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Finding Chief Kamiakin: The Life and Legacy of a Northwest Patriot Paperback – September 1, 2008
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Kamiakin's brother-in-law, Owhi, had asked some Catholic missionaries to establish a mission on his land near Ellensburg, WA in the late 1840's. Kamiakin saw the benefits Owhi's people were receiving through the missionaries so he asked them to put a mission on his land. So, St. Joseph's Mission was started in 1852. [...] It was was burned down by the settlers during the Indian Agent Bolan murder aftermath. But, it was rebuilt in 1870. [The chief could not be baptized because he refused to 'dump' four of his five wives, but by near his death he had only one still living so he sent for a priest for baptism. His children, however, were the first of the Yakima tribe to be baptized.] That very log church is still standing, and used for Mass, and we attended a special Indian Mass there this past weekend, and a picnic after. At that gathering I was able to get three of Chief Kamiakin's direct descendants to sign my copy of this book. One was a little girl who is his great, great, great, great, great, great granddaughter!
If you are interested in Pacific Northwest history, this book is a 'must.' If you are interested in the great chief, there is no better book so far written. It probably should be noted that there are MANY pictures in this book: paintings, drawings and photos. There are also family from all five of Kamiakin's wives, which were very carefully researched from living family members. You ceratinly can't do any better to learn about one of the greatest chiefs in The West.
One of the salient aspects throughout the work is a pervasive and bitter racist animus against non-Indians, past and present. After long thought, I find even this aspect of the book adds to its value. Even if we quite properly recoil from the literally murderous hatred that Kamiakin and his co-conspirators felt toward non-Indian immigrants during the late 1850's, this book helps us to understand it.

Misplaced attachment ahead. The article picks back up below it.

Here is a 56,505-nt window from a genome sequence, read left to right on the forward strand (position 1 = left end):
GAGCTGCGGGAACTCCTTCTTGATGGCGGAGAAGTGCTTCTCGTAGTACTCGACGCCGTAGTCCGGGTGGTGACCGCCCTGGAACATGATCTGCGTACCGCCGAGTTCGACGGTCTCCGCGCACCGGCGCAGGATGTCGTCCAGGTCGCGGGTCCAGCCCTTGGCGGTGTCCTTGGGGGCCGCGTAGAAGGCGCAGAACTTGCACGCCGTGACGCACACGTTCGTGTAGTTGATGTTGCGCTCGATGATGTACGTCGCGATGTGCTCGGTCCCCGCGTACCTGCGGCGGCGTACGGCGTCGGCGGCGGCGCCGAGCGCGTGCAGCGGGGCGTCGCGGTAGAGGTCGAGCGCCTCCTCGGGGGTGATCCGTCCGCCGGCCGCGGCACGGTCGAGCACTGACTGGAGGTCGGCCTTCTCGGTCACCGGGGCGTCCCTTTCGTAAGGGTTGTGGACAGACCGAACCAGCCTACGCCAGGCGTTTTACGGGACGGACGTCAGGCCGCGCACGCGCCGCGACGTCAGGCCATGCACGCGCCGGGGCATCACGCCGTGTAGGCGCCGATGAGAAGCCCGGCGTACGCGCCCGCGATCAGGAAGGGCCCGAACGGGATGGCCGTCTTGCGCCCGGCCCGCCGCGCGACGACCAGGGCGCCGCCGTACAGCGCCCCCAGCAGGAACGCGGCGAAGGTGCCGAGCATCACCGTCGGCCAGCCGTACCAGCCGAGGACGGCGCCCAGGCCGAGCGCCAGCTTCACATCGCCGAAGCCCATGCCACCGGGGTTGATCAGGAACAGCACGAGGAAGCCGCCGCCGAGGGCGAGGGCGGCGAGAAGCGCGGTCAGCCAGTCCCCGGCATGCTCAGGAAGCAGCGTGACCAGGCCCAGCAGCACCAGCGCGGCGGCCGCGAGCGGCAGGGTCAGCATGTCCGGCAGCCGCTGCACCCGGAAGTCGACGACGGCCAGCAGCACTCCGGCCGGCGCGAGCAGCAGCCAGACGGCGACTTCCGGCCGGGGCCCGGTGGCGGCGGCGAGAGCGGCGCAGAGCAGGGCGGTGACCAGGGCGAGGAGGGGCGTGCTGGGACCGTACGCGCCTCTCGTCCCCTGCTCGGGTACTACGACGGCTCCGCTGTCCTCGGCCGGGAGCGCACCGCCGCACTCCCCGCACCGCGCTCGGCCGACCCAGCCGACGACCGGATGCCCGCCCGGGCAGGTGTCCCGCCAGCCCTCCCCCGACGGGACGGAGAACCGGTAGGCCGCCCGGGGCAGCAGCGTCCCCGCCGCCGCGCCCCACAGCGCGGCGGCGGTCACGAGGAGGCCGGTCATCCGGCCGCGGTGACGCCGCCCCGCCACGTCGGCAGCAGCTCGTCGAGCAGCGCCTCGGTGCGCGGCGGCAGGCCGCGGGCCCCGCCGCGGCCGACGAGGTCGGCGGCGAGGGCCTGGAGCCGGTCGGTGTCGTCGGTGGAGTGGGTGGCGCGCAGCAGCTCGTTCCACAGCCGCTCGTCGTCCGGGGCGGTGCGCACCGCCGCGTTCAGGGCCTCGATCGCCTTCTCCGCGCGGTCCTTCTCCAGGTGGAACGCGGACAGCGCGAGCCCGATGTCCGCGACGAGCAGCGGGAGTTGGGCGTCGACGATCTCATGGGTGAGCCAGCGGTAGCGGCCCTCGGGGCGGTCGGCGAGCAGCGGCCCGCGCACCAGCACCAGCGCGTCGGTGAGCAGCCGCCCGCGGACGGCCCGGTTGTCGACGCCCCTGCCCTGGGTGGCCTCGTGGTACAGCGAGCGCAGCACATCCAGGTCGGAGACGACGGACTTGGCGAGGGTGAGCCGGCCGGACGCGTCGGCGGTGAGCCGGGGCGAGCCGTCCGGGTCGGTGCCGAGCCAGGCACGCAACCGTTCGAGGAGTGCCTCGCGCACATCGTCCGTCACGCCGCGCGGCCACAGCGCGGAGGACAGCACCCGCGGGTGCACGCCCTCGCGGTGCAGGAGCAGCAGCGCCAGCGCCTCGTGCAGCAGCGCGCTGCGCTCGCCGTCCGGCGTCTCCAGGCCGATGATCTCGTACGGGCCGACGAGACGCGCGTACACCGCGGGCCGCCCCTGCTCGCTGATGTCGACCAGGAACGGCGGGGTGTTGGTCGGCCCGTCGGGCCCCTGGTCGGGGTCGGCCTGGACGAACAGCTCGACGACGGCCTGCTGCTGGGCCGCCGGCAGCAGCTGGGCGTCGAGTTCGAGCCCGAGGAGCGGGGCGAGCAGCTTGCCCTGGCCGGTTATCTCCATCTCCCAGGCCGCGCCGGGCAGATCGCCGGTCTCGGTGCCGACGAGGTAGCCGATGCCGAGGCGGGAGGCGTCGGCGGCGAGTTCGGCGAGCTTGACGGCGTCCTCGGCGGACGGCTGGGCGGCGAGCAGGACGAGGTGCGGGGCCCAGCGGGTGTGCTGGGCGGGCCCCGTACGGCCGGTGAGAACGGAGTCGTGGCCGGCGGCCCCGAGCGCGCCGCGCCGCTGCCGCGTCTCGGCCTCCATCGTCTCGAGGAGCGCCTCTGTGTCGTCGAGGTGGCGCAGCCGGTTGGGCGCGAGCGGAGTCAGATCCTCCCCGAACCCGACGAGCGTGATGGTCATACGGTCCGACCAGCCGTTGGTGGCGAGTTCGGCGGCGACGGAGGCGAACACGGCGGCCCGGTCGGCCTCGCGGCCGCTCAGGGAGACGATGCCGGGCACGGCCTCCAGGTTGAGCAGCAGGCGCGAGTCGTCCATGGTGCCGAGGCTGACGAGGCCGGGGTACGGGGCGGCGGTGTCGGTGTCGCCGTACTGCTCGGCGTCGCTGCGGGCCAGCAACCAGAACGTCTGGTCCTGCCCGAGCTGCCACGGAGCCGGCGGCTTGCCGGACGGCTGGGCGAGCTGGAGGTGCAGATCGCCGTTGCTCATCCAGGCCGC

The book also tangentially vents much of the sullenness, disdain, and general pig-headedness that modern-day non-Indians are regarded and treated with by at least one of the authors and by most of the general Indian population of the Colville Reservation.. We cannot effectively deal with this dark energy if we do not understand it, and this book warns us of its existence and helps us to understand it.
I most highly recommend this book to anyone who is interested in the history of Washington or who needs, for whatever reason, to cope with Indians from tribes native to eastern Washington.
The comparison to Splawn's workKa-Mi-Akin: Last Hero Of The Yakimas is not a real comparison. Splawn's work is poor scholarship written by memory long after the fact and subject to the author's inherent bias. The two authors of "Finding Chief Kamiakin" made a real effort to produce an accurate and scholarly work.